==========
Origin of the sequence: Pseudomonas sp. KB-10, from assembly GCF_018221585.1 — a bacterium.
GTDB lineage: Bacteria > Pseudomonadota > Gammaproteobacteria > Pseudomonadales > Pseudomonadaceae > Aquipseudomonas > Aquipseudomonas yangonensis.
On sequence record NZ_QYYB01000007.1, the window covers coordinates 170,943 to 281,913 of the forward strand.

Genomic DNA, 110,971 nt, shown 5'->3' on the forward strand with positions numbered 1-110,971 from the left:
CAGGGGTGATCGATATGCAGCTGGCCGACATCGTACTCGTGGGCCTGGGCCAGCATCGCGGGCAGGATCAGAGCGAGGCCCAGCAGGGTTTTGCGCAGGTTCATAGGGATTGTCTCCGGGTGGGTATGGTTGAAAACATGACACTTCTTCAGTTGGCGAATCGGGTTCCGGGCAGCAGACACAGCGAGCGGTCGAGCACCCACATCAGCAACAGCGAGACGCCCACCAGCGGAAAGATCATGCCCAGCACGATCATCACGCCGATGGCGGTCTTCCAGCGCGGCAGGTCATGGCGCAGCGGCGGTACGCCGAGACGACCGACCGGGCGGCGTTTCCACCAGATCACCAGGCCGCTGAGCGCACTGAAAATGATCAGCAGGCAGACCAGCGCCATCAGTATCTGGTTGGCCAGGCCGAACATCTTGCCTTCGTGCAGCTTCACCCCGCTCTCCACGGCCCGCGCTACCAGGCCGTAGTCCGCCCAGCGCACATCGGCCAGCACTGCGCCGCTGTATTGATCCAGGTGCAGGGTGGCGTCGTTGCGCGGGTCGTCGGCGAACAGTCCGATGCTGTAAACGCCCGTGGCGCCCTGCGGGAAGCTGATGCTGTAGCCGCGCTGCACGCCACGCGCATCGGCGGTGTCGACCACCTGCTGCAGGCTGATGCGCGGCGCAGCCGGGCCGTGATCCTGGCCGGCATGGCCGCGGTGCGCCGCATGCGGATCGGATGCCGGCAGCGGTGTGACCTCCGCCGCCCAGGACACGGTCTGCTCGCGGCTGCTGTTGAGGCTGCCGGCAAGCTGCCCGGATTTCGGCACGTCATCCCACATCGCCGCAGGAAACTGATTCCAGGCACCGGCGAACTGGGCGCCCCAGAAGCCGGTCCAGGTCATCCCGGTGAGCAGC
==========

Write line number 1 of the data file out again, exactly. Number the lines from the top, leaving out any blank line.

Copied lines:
Origin of the sequence: Pseudomonas sp. KB-10, from assembly GCF_018221585.1 — a bacterium.